Wheat fell to a three-week low on speculation that U.S. stockpiles are higher than the government estimated last month.
Inventories may total 717 million bushels, according to a Bloomberg News survey. That compares with 716 million forecast by the U.S. Department of Agriculture in January. The agency will update its supply and demand outlook on Feb. 8. The government may also raise its estimate for stockpiles of corn, a competing grain used to make animal feed, the survey of at least 29 analysts showed.
“The traders don’t have a willingness to buy wheat,” Dennis DeLaughter, a market analyst at grain broker Vantage RM in Houston, said in a telephone interview. “Wheat is not a fun market. The USDA report is going to have some impact on prices.”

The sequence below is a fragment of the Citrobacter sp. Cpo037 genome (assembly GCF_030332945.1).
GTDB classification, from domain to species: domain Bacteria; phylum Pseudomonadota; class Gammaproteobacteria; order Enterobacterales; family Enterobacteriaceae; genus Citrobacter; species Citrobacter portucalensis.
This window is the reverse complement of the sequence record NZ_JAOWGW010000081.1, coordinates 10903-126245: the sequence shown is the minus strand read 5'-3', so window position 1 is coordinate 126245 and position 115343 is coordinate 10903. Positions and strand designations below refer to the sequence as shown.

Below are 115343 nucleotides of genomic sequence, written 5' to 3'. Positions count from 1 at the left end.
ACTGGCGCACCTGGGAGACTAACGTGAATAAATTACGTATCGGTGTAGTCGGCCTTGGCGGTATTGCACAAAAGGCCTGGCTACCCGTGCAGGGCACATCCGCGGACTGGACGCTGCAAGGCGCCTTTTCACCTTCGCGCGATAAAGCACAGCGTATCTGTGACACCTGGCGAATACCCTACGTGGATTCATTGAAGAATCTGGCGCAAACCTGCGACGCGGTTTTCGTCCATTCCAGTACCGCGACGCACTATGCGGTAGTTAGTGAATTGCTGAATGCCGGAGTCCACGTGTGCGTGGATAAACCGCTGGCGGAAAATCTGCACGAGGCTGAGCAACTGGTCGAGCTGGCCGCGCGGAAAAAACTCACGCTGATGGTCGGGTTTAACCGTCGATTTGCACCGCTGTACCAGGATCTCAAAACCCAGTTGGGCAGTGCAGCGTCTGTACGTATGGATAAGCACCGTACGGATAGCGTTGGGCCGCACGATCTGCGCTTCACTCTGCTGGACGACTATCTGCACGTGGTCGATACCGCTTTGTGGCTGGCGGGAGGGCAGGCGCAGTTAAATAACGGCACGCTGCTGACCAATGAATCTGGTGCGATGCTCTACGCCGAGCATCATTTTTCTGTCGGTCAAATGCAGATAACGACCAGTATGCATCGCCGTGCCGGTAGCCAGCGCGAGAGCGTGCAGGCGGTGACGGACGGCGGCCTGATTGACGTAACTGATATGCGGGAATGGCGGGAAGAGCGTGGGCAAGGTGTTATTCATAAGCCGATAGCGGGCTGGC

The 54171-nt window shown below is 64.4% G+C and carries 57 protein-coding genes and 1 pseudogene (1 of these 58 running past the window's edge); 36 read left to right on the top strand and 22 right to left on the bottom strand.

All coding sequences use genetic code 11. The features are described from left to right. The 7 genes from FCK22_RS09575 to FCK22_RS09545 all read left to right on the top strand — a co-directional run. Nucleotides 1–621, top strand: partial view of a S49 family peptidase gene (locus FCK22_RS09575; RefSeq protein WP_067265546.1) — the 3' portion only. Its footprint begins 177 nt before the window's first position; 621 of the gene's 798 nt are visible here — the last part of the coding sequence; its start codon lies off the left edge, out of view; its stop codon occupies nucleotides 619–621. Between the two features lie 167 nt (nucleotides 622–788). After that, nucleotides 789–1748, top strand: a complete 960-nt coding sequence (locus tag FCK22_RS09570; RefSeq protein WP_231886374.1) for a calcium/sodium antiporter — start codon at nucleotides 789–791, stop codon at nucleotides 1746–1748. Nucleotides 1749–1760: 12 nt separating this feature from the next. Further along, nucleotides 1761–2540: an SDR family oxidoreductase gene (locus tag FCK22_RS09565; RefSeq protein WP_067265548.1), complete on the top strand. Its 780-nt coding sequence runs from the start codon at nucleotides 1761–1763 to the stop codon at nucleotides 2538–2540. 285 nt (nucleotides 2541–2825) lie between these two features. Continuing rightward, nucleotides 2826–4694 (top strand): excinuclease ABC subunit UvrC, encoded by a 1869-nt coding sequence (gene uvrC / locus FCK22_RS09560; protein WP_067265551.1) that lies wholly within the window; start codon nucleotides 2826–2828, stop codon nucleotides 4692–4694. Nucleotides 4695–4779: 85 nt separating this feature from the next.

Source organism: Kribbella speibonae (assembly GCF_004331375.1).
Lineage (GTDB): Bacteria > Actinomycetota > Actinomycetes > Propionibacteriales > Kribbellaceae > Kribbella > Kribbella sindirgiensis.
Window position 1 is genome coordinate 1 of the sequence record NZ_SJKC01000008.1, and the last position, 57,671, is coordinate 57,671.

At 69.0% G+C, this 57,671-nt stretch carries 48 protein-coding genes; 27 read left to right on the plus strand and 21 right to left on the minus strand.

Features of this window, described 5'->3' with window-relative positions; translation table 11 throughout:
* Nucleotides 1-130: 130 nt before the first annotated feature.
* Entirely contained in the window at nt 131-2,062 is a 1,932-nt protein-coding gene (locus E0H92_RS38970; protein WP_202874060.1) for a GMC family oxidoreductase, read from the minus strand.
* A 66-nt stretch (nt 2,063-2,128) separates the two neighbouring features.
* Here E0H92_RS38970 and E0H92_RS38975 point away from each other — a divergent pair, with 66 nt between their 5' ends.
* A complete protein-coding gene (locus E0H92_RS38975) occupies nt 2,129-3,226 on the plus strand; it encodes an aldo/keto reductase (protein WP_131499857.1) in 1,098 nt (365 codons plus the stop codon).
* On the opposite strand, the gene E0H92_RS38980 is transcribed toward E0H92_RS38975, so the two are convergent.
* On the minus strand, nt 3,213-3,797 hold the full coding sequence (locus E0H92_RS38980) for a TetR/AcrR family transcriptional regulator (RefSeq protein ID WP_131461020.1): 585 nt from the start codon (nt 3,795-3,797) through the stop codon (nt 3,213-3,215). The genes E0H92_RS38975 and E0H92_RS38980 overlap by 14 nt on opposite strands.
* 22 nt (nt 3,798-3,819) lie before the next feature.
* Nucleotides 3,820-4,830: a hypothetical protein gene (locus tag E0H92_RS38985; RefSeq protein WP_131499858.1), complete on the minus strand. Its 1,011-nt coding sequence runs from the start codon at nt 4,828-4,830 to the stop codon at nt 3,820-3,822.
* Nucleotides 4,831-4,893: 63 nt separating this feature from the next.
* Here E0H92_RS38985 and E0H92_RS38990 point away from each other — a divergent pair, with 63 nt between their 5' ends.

Wheat futures for March delivery slumped 0.9 percent to $7.5625 a bushel at 10:49 a.m on the Chicago Board of Trade, after touching $7.5175, the lowest since Jan. 11.
Rainfall in the southern U.S. Great Plains may boost crops and alleviate dry conditions caused by the worst drought since the 1930s Dust Bowl era, Telvent DTN said in a report today. Some precipitation may fall in parts of Texas, Oklahoma and Kansas, the biggest U.S. producer of winter wheat.
In the U.S., wheat is the fourth-largest crop, valued at $14.4 billion in 2011, behind corn, soybeans and hay, government data show.
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